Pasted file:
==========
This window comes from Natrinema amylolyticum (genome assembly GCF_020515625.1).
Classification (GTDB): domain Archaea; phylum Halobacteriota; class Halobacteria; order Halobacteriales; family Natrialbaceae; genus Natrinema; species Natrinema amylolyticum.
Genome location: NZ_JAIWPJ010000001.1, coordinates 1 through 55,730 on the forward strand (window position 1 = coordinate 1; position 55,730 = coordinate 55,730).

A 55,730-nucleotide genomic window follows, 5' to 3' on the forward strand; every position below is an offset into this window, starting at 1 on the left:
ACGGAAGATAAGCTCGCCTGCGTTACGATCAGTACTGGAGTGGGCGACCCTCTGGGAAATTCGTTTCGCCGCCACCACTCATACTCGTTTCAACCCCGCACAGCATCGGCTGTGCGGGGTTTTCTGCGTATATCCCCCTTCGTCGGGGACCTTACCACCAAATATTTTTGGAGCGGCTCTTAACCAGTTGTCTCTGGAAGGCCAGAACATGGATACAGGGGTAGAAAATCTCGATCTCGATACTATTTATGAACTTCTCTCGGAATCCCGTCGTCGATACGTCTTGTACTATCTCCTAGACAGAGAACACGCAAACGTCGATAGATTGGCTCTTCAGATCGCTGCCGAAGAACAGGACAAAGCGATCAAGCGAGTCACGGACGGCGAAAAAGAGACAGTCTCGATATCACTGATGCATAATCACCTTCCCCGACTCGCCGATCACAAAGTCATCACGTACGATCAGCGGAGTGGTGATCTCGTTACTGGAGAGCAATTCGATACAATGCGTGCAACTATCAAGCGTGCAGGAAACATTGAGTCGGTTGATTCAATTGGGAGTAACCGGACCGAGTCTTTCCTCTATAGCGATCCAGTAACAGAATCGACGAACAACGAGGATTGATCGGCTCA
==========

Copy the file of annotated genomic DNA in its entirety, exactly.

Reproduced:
This window comes from Natrinema amylolyticum (genome assembly GCF_020515625.1).
Classification (GTDB): domain Archaea; phylum Halobacteriota; class Halobacteria; order Halobacteriales; family Natrialbaceae; genus Natrinema; species Natrinema amylolyticum.
Genome location: NZ_JAIWPJ010000001.1, coordinates 1 through 55,730 on the forward strand (window position 1 = coordinate 1; position 55,730 = coordinate 55,730).

A 55,730-nucleotide genomic window follows, 5' to 3' on the forward strand; every position below is an offset into this window, starting at 1 on the left:
ACGGAAGATAAGCTCGCCTGCGTTACGATCAGTACTGGAGTGGGCGACCCTCTGGGAAATTCGTTTCGCCGCCACCACTCATACTCGTTTCAACCCCGCACAGCATCGGCTGTGCGGGGTTTTCTGCGTATATCCCCCTTCGTCGGGGACCTTACCACCAAATATTTTTGGAGCGGCTCTTAACCAGTTGTCTCTGGAAGGCCAGAACATGGATACAGGGGTAGAAAATCTCGATCTCGATACTATTTATGAACTTCTCTCGGAATCCCGTCGTCGATACGTCTTGTACTATCTCCTAGACAGAGAACACGCAAACGTCGATAGATTGGCTCTTCAGATCGCTGCCGAAGAACAGGACAAAGCGATCAAGCGAGTCACGGACGGCGAAAAAGAGACAGTCTCGATATCACTGATGCATAATCACCTTCCCCGACTCGCCGATCACAAAGTCATCACGTACGATCAGCGGAGTGGTGATCTCGTTACTGGAGAGCAATTCGATACAATGCGTGCAACTATCAAGCGTGCAGGAAACATTGAGTCGGTTGATTCAATTGGGAGTAACCGGACCGAGTCTTTCCTCTATAGCGATCCAGTAACAGAATCGACGAACAACGAGGATTGATCGGCTCA